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Jana R. Lantry

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Deepwater sculpin are important in oligotrophic lakes as one of the few fishes that use deep profundal habitats and link invertebrates in those habitats to piscivores. In Lake Ontario the species was once abundant, however drastic declines in the mid-1900s led some to suggest the species had been extirpated and ultimately led Canadian and U.S. agencies to elevate the species' conservation status. Following two decades of surveys with no captures, deepwater sculpin were first caught in low numbers in 1996 and by the early 2000s there were indications of population recovery. We updated the status of Lake Ontario deepwater sculpin through 2016 to inform resource management and conservation. Our data set was comprised...
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Mysis relicta and planktivorous fish feed on zooplankton in Lake Ontario and form a trophic triangle that includes intraguild predation by fish on mysids. Thus, fish affect zooplankton both directly and indirectly. To evaluate the importance of alewife (Alosa pseudoharengus), rainbow smelt (Osmerus mordax), and mysids as zooplanktivores in Lake Ontario, we measured abundances and distributions, assessed diets, and computed mysid and fish consumption rates based on bioenergetics models. We further estimated indirect effects by comparing clearance rates given observed and potential mysid distributions. Estimated consumption rates varied widely with season and water depth and ranged between 2.6 x 10-3 and 1.3 gm-2day-1...
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Lower trophic levels support the prey fish on which most sport fish depend. Therefore, understanding the production potential of lower trophic levels is integral to the management of Lake Ontario’s fishery resources. Lower trophic-level productivity differs among offshore and nearshore waters. In the offshore, there is concern about the ability of the lake to support Alewife (Table 1) production due to a perceived decline in productivity of phytoplankton and zooplankton whereas, in the nearshore, there is a concern about excessive attached algal production (e.g., Cladophora) associated with higher nutrient concentrations—the oligotrophication of the offshore and the eutrophication of the nearshore (Mills et al....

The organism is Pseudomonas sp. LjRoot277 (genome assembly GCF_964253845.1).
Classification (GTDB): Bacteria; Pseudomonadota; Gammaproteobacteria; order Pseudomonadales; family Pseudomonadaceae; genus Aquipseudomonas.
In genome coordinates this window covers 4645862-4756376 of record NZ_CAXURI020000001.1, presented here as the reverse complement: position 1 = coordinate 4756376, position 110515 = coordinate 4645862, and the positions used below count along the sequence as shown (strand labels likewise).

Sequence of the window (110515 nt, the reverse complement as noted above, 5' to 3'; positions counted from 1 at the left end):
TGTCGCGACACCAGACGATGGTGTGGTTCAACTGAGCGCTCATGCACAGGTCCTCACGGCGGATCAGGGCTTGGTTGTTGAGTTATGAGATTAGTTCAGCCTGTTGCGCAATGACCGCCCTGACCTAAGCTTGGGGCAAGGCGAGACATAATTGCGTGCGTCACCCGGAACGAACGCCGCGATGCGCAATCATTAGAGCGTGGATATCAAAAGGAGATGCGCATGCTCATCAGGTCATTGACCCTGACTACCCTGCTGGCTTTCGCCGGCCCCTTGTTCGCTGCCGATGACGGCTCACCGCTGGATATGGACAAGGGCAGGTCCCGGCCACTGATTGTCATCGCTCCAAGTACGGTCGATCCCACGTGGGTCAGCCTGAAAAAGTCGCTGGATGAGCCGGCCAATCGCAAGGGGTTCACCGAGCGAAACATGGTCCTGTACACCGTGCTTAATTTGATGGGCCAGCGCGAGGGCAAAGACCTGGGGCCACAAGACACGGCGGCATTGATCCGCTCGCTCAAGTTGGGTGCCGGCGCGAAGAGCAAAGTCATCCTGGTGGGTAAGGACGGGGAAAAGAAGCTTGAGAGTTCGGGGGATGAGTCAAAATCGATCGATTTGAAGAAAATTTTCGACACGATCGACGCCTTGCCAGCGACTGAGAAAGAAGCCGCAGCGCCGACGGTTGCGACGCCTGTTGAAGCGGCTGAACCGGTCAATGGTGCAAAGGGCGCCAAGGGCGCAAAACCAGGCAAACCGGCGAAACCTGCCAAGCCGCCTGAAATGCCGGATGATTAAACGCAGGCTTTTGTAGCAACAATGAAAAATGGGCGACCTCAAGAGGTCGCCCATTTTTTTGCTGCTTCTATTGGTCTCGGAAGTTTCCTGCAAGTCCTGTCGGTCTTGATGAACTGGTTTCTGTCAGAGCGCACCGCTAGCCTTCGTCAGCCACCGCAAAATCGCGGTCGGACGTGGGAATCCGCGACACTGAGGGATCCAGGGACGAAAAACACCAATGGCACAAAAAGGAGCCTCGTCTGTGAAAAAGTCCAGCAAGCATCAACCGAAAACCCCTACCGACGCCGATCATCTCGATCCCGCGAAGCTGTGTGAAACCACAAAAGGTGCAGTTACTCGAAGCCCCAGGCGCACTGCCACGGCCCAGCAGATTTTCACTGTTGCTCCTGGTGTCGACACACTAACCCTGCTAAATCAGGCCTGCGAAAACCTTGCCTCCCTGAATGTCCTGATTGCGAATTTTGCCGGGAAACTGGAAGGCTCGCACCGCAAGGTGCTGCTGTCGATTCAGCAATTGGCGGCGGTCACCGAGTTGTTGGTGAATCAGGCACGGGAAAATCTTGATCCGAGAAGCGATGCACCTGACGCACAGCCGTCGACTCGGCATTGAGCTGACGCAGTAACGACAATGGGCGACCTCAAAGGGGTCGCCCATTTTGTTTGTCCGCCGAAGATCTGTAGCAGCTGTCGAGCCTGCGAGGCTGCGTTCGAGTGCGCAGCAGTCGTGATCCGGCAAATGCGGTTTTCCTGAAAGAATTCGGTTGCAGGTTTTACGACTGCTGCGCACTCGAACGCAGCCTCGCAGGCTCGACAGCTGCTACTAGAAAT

Categories: Publication; Types: Citation; Tags: Special Publication
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Lake trout Salvelinus namaycush were extirpated from Lake Ontario circa 1950 owing to commercial and recreational fishing, predation by sea lampreys Petromyzon marinus, and habitat degradation. Since the 1970s, substantial efforts have been devoted to reestablishing a self-sustaining population through stocking, sea lamprey control, and harvest reduction. Although a stocking-supported population has been established, only limited natural reproduction has been detected. Since the 1990s, surveys have indicated a continuing decline in overall abundance despite fairly static stocking levels. We constructed a statistical catch-at-age model to describe the dynamics of Lake Ontario lake trout from 1985 to 2007 and explore...
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Each year we report on the progress toward rehabilitation of the Lake Ontario lake trout (Salvelinus namaycush) population, including the results of stocking, annual assessment surveys, creel surveys, and evidence of natural reproduction observed from all standard surveys performed by USGS and NYSDEC. No lake trout from the 2011 year class were stocked into Lake Ontario during October 2011 or May 2012; therefore, no stocked age-2 lake trout were available to bottom trawls during 2013. The catch per unit effort of adult lake trout in gill nets increased each year from 2008-2013, recovering from historic lows recorded during 2005-2007. Adult abundance in 2013 exceeded the level of the 1999-2004 mean which at the time...
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